Vous êtes sur la page 1sur 6

1/20/2017

SUPREMECOURTREPORTSANNOTATEDVOLUME024

VOL. 24, JULY 31, 1968

479

Lapitan vs. Scandia, Inc.

No. L24668. July 31, 1968.


ANDRES LAPITAN, plaintiffappellant, vs. SCANDIA,
INC., and GENERAL ENGINEERING Co., defendants
appellees.
Jurisdiction Action not capable of pecuniary estimation
Criteria.If it is primarily for the recovery of a sum of money, the
claim is considered capable of pecuniary estimation, and whether
jurisdiction is in the municipal courts or in the courts of first
instance would depend on the amount of the claim. Where the
basic issue is something more than the right to recover a sum of
money, or where the money claim is purely incidental to, or a
consequence of, the principal relief sought, like in suits to have
the defendant perform his part of the contract and in actions for
support, or for annulment of a judgment or to foreclose a
mortgage, this Gourt has considered such actions as cases where
the subject of the litigation may not be estimated in term'S of
money and are cognizable exclusively by courts of first instance.
Same Rescission of contract and damages Court of First
Instance.Actions for specific performance of contracts have been
expressly pronounced to be exclusively cognizable by courts of
first instance. And no cogent reason appears why an action for
rescission should be differently treated, a rescission being a
counterpart of specific performance. In both cases, the court
would certainly have to undertake an investigation into facts that
would justify one act or the other. No award for damage may be
had in an action for rescission without first conducting an inquiry
into matters which would justify the setting aside of a contract, in
the same manner that courts of first instance would have to make
findings of fact and law in actions not capable of pecuniary
estimation expressly held to be so by this Court arising from
issues like: the legality or illegality of the conveyance sought for
and the determination of the validity of the money deposit made
validity of judgment validity of mortgage the. relations of the
parties the right to support created by relation, etc., in an action

http://central.com.ph/sfsreader/session/00000159b83ef3a6b42abc41003600fb002c009e/t/?o=False

1/6

1/20/2017

SUPREMECOURTREPORTSANNOTATEDVOLUME024

for support and validity or nullity of documents upon which


claims are predicated.

DIRECT APPEAL from an order of the Court of First


Instance of Cebu. Gomez, J.
The facts are stated in the opinion of the Court.
Florido & Florido for plaintiffappellant.
480

480

SUPREME COURT REPORTS


ANNOTATED
Lapitan vs.
Scandia, Inc.

Jesus P. Garcia for defendantappellee Scandia, Inc.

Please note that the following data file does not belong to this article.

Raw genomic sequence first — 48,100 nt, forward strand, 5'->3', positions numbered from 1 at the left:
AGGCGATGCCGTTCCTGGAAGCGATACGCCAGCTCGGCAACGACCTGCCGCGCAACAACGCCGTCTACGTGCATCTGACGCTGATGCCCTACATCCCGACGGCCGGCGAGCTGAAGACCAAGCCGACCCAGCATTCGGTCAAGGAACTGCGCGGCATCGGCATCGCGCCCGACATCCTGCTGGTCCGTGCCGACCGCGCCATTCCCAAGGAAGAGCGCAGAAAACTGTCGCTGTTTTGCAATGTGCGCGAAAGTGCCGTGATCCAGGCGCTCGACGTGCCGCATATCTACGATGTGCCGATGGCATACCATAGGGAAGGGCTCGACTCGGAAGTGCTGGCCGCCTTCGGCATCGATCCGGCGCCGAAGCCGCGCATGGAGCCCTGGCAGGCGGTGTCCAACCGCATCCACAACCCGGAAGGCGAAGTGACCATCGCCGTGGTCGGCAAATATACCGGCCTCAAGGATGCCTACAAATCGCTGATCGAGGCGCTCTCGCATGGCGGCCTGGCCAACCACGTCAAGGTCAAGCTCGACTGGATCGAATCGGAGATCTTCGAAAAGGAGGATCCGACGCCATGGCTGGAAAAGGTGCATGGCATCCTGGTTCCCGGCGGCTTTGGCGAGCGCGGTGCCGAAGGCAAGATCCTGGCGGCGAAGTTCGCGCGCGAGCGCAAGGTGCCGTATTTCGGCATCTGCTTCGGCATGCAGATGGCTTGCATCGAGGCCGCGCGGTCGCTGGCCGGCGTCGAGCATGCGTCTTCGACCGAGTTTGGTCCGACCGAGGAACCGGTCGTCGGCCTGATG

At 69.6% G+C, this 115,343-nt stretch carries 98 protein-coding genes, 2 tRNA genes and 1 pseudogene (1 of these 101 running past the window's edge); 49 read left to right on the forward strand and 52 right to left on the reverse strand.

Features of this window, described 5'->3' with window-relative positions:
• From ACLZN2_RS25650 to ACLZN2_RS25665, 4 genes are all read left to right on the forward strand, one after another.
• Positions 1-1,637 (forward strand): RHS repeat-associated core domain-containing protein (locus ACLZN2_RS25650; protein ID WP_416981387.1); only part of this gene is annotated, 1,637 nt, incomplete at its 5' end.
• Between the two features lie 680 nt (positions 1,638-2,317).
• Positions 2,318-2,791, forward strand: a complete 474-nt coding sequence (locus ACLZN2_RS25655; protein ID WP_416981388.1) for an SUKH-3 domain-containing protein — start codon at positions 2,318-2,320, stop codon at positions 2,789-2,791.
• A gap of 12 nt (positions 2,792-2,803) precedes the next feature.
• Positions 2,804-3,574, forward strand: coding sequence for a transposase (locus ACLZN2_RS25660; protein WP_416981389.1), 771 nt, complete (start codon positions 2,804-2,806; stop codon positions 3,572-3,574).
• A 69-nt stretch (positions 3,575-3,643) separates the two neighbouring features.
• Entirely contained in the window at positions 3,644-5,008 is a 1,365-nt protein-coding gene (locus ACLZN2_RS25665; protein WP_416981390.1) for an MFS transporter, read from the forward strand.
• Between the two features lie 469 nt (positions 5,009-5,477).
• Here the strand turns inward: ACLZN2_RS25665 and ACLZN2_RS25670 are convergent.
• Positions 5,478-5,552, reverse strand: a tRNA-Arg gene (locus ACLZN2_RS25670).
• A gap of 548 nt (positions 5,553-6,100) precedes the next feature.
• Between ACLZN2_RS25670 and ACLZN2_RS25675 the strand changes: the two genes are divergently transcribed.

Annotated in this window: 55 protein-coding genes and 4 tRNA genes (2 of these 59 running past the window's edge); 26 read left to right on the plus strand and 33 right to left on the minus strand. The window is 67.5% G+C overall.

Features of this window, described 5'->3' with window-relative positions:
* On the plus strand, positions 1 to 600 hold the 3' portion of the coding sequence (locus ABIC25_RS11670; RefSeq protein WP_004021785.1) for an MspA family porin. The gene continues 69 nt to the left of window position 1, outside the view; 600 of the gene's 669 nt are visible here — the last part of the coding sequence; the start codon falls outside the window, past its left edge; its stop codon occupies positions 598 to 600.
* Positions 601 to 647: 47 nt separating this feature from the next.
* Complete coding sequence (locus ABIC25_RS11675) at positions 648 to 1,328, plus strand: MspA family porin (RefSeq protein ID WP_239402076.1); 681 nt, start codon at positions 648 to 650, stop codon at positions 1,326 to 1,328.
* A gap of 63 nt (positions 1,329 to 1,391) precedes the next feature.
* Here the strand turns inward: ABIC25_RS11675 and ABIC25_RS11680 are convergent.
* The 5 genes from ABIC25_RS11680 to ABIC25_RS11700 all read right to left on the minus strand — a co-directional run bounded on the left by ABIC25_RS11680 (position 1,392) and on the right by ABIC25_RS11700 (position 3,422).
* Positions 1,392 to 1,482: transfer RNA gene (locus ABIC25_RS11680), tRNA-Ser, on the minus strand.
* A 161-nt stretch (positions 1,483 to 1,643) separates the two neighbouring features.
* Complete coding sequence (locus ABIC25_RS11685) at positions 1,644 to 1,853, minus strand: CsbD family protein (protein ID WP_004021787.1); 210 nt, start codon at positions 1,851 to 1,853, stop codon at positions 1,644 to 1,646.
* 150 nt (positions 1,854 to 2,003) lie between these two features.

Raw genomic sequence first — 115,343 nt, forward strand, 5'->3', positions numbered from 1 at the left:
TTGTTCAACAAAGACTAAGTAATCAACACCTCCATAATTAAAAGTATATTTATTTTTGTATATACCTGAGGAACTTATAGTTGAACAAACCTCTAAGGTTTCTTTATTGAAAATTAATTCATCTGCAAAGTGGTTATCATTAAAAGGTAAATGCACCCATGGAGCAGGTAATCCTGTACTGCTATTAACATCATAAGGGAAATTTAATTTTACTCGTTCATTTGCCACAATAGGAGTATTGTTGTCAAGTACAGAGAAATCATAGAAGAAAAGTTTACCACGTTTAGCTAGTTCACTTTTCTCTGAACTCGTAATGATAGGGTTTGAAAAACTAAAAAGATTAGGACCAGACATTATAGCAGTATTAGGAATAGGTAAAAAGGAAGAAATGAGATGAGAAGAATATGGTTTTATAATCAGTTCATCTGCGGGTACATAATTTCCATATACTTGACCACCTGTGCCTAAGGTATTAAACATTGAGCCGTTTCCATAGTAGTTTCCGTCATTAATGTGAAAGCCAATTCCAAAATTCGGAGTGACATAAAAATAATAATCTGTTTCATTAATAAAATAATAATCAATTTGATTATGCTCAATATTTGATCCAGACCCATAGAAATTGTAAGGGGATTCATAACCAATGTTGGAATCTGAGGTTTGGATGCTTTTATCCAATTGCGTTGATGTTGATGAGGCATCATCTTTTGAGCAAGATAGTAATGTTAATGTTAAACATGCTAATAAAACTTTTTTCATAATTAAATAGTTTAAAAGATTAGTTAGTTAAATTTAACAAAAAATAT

Jose R. Limchin for defendantappellee General
Engineering Co
REYES, J.B.L..J.:
Andres Lapitan has appealed directly to this Courtagainst
an order of the Court of First Instance of Cebu,dismissing,
for lack of jurisdiction, his complaint for rescission and
damages against appellees Scandia, Inc., of Manila and
General Engineering Co. of Cebu.Lapitan's complaint in
the court below averred that onApril 17, 1963 he purchased
from Scandia, Inc., throughits subdealer in Cebu City,
General Engineering Co., oneABC Diesel Engine, of 16
horse power, for ?3,735.00,paid in cash that he bought the
engine for running arice and corn mill at Ormoc City,
Leyte that defendantshad warranted and assured him that
all spare parts forsaid engine are kept in stock in their
stores, enabling himto avoid loss due to long periods of
waiting, and that defendants would replace any part of the
engine that mightbreak within twelve months after
delivery. Plaintifffurther charged that on June 28, 1963,
the cam rockerarm of the engine broke due to faulty
material and workmanship, and it stopped functioning
that the sellers wereunable to send a replacement until
August 29, 1963 thatbarely six days after replacement the
new part broke againdue to faulty casting and poor
material, so he (Lapitan)notified the sellers and demanded
rescission of the contract of sale that he sought return of
the price and damages but defendants did not pay. He,
therefore, prayed(1) for rescission of the contract (2)
reimbursement ofthe price (3) recovery of P4,000.00 actual
damages plusPl,000.00 attorney's fees (4) recovery of such
http://central.com.ph/sfsreader/session/00000159b83ef3a6b42abc41003600fb002c009e/t/?o=False

2/6

1/20/2017

SUPREMECOURTREPORTSANNOTATEDVOLUME024

moral andexemplary damages as the court deems just and


equitableand (5) costs and other proper relief.
After filing answers disclaiming liability, Scandia, Inc.,
moved to dismiss the complaint on the ground that the
total amount claimed was only ?8,735.00, and was within
the exclusive jurisdiction of the municipal court, under
Republic Act 3828, amending the Judiciary Act by in
481

VOL. 24, JULY 31, 1968

481

Lapitan vs. Scandia, Inc.

creasing the jurisdiction of municipal courts to civil cases


involving P10,000.00 or less.
After argument, the Court of First Tnstance of Cebu
dismissed the action for lack of jurisdiction, invoking Cruz
vs. Judge B. Tan, 48 O.G. 1320, 87 Phil. 527.
Unable to obtain reconsideration, Lapitan appealed
directly to this Court, arguing (1) that rescission was
incapable of pecuniary estimation, and (2) that as he
claimed moral and exemplary damages, besides the price of
F3,735.00, ?4,000.00 actual damages, and Fl,000.00
attorneys' fees, the value of his demand exceeded the
jurisdiction of the municipal court.
A review of the jurisprudence of this Court indicates
that in determining whether an action is one the subject
matter of which is not capable of pecuniary estimation, this
Court has adopted the criterion of first ascertaining the
nature of the principal action or remedy sought. If it is
primarily for the recovery of a sum of money, the claim is
considered capable of pecuniary estimation, and whether
jurisdiction is in the municipal courts or in the courts of
first instance would depend on the amount of the claim.